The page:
Friday, October 18, 2013

Sweet Pea

He was a heartbreaker upon entrance into the world.

"He has such long eyelashes!" the delivery nurse said, moments after his arrival. "Those baby girls in the nursery are gonna want to meet you, man," she whispered, lifting him off my chest for his first bath. My baby #2.

"Look at that cowlick," our beloved baby nurse, Bette, cried, the morning of his bris.  "I just don't know how to brush this wild hair!"

"It's okay, Bette, he's only eight days old," I said.  "I think I gave birth to a rock star."

Two years have passed, but when you see my baby #2, those are the first two things you see. His movie star eyelashes and pompadour.

His eyelashes are something out of a cartoon. Part doll baby and part Snuffaluffagus. When he falls asleep in his car seat, his lashes rest halfway down his cheeks.

He blinks them slowly and he looks like the Sesame Street character.

Sometimes when he eats Challah, small chunks get stuck in his eyelashes instead of around his mouth. Most women would kill for this problem.

He has many aliases: Sweet Pea, Busy Bee, Spider Monkey, Mr. Pickle. (All fairly innocuous compared to his older brother, El Diablo).

Sweet Pea is most fitting. He blows kisses to cashiers at the supermarket and sometimes to strange men standing in line behind us at the post office, which is a bit unnerving. His voice sounds like a talking doll with a Danish accent.

I'm fairly certain that Sweet Pea wants to climb back inside of my belly - or create a pouch in which to ensconce himself - or claim a permanant spot on my back. (This is why he's also known as Spider Monkey). He clings on to me like a baby orangutan throughout the day and night as if his life depends on it.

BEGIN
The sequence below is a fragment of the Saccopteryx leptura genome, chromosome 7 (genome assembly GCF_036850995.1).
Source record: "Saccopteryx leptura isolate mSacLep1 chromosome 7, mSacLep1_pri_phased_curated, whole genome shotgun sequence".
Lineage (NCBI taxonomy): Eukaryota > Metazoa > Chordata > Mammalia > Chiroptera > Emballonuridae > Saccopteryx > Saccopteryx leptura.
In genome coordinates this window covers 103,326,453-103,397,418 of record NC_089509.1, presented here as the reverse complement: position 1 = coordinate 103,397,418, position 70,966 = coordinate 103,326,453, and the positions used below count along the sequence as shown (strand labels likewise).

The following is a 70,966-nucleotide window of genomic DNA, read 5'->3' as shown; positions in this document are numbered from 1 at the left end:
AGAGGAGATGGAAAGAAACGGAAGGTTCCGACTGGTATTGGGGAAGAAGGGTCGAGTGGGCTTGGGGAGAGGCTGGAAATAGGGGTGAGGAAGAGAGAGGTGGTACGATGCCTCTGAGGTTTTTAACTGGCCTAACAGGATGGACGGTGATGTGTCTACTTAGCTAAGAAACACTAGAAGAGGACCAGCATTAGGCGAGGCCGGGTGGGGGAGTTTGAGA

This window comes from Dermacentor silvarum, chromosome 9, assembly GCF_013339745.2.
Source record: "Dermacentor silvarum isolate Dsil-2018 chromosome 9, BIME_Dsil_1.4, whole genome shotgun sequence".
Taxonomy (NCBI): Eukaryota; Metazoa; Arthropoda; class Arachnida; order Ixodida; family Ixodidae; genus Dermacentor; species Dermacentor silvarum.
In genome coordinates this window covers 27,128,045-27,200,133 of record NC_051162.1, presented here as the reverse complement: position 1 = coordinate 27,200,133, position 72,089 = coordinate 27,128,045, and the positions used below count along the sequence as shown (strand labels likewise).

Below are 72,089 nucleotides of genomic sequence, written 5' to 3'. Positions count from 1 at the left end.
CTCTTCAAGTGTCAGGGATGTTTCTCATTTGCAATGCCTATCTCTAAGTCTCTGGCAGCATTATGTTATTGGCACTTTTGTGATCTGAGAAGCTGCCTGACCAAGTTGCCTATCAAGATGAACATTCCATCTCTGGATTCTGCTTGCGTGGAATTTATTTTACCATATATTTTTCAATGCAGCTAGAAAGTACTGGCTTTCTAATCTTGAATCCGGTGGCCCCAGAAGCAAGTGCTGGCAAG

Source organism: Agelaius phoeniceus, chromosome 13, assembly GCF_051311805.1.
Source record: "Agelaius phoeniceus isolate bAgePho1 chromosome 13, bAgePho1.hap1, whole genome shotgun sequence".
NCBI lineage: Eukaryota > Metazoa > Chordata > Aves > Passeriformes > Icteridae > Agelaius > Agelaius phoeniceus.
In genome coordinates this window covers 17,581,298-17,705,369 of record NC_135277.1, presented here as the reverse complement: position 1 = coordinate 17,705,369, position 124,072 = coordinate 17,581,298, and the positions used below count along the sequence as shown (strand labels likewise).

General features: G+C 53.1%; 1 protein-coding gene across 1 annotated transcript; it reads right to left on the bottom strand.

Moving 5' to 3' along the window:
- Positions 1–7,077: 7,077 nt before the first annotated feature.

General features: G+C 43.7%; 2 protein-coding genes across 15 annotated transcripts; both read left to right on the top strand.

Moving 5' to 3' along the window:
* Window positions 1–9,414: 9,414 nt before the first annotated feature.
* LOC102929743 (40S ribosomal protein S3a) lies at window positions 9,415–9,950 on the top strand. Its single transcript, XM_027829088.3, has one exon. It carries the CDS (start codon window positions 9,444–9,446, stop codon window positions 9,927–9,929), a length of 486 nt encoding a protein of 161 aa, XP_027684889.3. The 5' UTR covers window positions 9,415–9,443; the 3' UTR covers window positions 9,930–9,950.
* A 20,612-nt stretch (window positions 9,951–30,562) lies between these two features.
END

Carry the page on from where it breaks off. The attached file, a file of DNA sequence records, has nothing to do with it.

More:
He sucks his thumb and holds onto my hair, rips it down from a ponytail if necessary.  He plasters his velvet cheek against mine so tight, digs his little nails into my skin and makes a squeal/sigh of complete happiness.

And, he likes to cling to his daddy too.

Sweet Pea gives new meaning to the word, "mammoni," mamma's boy. When I take a shower, he lies outside of the bathroom door, sucking his thumb, listening, hoping, waiting -  for the water to turn off. When he screams in the middle of the night, I rescue him from his crib and put him in our bed with us.

But that's not quite good enough. He pops up and scrambles over pillows or people to rest for the night on my head. And I don't mean near my head, or head to head.  I mean ON TOP OF MY HEAD. I often wake up to the snoring of a baby javelina and the smell of a pishy diaper on top of me, but I would not want it any other way. When he eventually rolls off of me, he smiles before he even blinks open those baby doll eyes and I can see the whole world shimmering back at me.

Every morning, I ask him the same question: "What did you dream about last night?"
"Ah....digger trucks!" he always replies, with a smile stretched across his face.

I'm sure you're wondering if Sweet Pea is always this sweet and the truth is, yes. (I know he's just turning two, so I may be jinxing myself).  Once in a while he'll swipe a chicken nugget from his brother's plate and dash into the living room, while shoving it into his mouth.  (It's kind of like watching Mother Theresa shoplift, so it's hard to get upset).

There is also a bit of bad boy that comes out when he rocks out to music. Sweet Pea has mad rhythm for a little white boy. He does a pelvic thrust the likes of which I have not seen since Bobby Brown was arrested on stage circa 1989. While a bit lewd on the dance floor, his manners are impeccable. "Down, please," he'll say. "More juice, please." "Ayudame, por favor."

He lives to be startled - and squeals - and laughs so hard, he sounds like a cartoon character.

Sweet Pea, my baby #2, the baby that I was not sure if I would be brave enough to bring into the world.  He was born out of hope - and love - and the desire for our baby #1 to have a suitable sidekick.  He is the the baby who completed our family. (I think).

In a room full of 20 kids, he is the one who is playing happily with digger trucks and trains and making the "woo woos" and the "choo choos" or whispering, "all aboard," in the sweetest, mellow way. Every now and then, he'll run to me and throw his arms around me. "Wha's tha sound making tha noise?" he'll ask if he hears something loud, like a lawn mower outside.

Today, I'll tell him, "That's everyone - all the trucks - and trains - and mowers - and helicopters - and planes - and everyone in the world - wishing you a Happy Birthday!"